Shattering “Another Brick in the Wall” Thinking

by Peter Cook

Shattering "Another Brick In The Wall" Thinking Introducing Tony Wall, who facilitates innovative learning strategies at the University of Chester in the UK.  I will leave him to take up the story, inspired by Pink Floyd’s “Another Brick in the Wall”:

“Hey! Teacher! Leave them kids alone!” is one of those lyrics that many of us recognise instantly. That’s not surprising as “Another Brick in the Wall” reached No 1 around the globe. For some, it was simply a unique and catchy melody, but for others, it was a lot more. For these, it was a powerful protest against rigid schooling, which created ‘another brick’ in a ‘wall of limited thinking and acting’ – a wall stopping the learner thinking differently or learning differently. For Pink Floyd, it was a wall of “thought control”, a message calling for our education systems to facilitate more innovative thinking. Listening and watching the song and its performances in 2012, it’s striking to realise how current Pink Floyd’s message is in today’s schools and universities…

Think about typical university education for a moment. What are the bricks in the ‘wall of limiting innovation’? The university says which courses are offered. It says what specifically will be learnt. It says where it will be learnt. It says how it will be learnt. It says how this learning will be assessed. It says when the student can start and stop learning. It might even say what date and specific time they have to learn. All in all, these are just more ‘bricks’ in the wall of standard thinking and acting (as Pink Floyd would probably not say). These ‘bricks’ exist within the model (or paradigm) of mass university education. If we took this paradigm, and turned it upside down, the wall would fall to pieces, but opens up new avenues for facilitating innovative thinking and acting. We might call the opposite model, a personalised university education, whereby the individual learner makes choices, and choices way beyond that already conceived by flexible universities around the globe.

What would such a radically innovative system be like? Within the UK, we can look to the University of Chester’s Centre for Work Related Studies (CWRS) who has been operating this system for over a decade. Here, the learner negotiates a qualification that meets their specific needs and aspirations, and negotiates their qualification’s title (say Masters in Business Innovation and Creativity or Masters in Leading Innovation). The learner chooses when to learn. They choose what specifically they need/want to learn. They choose how they will learn it. And they choose how they are assessed. In this model, this means learning normally (rather than abnormally) happens outside of the classroom, in the workplace, or in life. All in all, this enables innovative and diverse ways for the learner to make changes to their life, and engage in an educational approach, which is authentic and meaningful to them personally. They have to think for themselves, though supported and guided, and not constrained by the ‘walls’ of subjects, disciplines or Teacher preferences (or dark sarcasm!). It is a model that has led to CWRS being one of Europe’s largest centres of its kind, with commendations from the UK university quality body and showcases by the UK university funding body.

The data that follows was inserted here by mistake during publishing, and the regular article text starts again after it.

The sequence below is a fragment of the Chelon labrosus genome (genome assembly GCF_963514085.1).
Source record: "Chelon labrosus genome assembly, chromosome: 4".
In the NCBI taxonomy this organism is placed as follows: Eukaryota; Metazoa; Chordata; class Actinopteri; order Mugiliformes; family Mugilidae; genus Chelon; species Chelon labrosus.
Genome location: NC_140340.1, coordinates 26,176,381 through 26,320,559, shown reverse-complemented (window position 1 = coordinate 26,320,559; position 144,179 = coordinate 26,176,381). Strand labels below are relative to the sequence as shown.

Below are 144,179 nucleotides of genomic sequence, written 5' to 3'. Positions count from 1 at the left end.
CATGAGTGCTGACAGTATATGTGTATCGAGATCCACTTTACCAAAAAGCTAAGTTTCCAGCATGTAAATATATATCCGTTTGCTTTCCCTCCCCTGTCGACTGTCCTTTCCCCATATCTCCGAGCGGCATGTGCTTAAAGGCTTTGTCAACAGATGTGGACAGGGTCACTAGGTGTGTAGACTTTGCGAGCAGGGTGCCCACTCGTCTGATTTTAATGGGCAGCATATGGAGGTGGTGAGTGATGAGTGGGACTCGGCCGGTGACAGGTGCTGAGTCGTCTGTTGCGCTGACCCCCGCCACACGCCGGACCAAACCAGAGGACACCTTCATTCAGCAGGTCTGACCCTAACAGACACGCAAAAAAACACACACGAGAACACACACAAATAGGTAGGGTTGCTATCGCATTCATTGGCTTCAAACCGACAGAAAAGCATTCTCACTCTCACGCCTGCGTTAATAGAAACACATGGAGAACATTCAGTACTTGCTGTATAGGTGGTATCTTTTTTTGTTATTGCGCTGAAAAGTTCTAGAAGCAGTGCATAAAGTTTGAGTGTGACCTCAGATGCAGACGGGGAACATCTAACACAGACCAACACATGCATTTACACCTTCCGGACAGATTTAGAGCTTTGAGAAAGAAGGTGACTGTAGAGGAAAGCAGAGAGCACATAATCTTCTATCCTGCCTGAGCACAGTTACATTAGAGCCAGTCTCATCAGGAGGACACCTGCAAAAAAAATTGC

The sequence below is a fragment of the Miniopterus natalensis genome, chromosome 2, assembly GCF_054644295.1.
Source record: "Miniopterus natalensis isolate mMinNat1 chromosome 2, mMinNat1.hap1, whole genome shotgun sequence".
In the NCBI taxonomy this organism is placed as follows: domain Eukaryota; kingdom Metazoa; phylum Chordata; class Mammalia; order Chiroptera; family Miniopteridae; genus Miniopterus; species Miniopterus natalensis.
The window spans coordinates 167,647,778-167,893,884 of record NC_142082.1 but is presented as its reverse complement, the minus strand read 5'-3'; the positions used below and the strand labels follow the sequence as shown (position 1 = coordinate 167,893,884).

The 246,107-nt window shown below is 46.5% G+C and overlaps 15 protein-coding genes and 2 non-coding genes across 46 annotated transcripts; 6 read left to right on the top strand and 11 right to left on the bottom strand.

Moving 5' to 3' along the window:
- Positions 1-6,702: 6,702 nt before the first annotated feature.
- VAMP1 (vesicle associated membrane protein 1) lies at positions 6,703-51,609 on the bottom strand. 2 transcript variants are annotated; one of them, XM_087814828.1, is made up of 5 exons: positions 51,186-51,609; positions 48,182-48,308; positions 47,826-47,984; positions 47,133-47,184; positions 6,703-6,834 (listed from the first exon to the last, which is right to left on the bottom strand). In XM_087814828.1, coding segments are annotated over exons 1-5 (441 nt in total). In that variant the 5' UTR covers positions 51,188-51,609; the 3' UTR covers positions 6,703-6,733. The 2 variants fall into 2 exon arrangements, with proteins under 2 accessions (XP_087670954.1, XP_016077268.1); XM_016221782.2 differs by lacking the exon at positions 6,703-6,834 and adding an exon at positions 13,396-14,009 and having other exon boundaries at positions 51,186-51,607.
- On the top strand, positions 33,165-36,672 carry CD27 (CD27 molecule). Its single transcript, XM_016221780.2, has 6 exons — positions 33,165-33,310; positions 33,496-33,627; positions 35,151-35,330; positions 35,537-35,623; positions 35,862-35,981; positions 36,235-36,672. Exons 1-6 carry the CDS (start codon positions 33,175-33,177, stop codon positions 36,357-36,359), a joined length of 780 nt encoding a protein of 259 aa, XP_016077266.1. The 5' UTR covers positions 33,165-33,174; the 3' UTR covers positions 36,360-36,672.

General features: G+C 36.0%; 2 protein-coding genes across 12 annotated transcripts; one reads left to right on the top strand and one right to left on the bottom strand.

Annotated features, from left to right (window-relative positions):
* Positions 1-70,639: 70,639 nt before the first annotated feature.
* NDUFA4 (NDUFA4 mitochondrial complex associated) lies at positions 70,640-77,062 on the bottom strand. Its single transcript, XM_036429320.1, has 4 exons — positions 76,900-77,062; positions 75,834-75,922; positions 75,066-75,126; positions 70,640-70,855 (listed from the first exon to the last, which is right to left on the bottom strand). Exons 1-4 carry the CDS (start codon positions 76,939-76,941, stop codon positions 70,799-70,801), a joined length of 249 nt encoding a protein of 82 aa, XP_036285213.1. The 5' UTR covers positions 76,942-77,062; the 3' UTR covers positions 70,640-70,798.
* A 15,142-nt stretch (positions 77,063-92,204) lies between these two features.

Shouting “Hey! Teacher! Leave them kids alone!” in this new paradigm doesn’t apply, as the “Teacher” is replaced by tutors facilitating personalised learning with individuals. Turning existing paradigms upside down is one way of creating innovative solutions to challenges or seizing opportunities. So, that leaves us with two questions:

  • What ‘bricks’ are you taking down to release innovative thinking?
  • What model can you turn on its head for something radically new and valuable?

We finish by jumping from Pink Floyd to Pink and her marvelous song “Just Like a Pill”, which tells a story of a dysfunctional relationship.  For me, this message is also embedded in Tony’s review.  Innovation in teaching and learning is about getting the relationship right between teachers and learners.  This is exactly what they are doing at the University of Chester.

Tony Wall facilitates innovative learning at CWRS and accredits commercial training with university credits. You can connect with Tony at LinkedIn

image credits:

Follow @ixchat on twitter

Don’t miss an article (4,000+) – Subscribe to our RSS feed and join our Innovation Excellence group!

Peter Cook is Rock’n’Roll Innovation Editor at Innovation Excellence.  He leads Human Dynamics and The Academy or Rock, and provides Keynote speaking, Organisation Development and Business Coaching. and  You can follow him on twitter @Academyofrock

No comments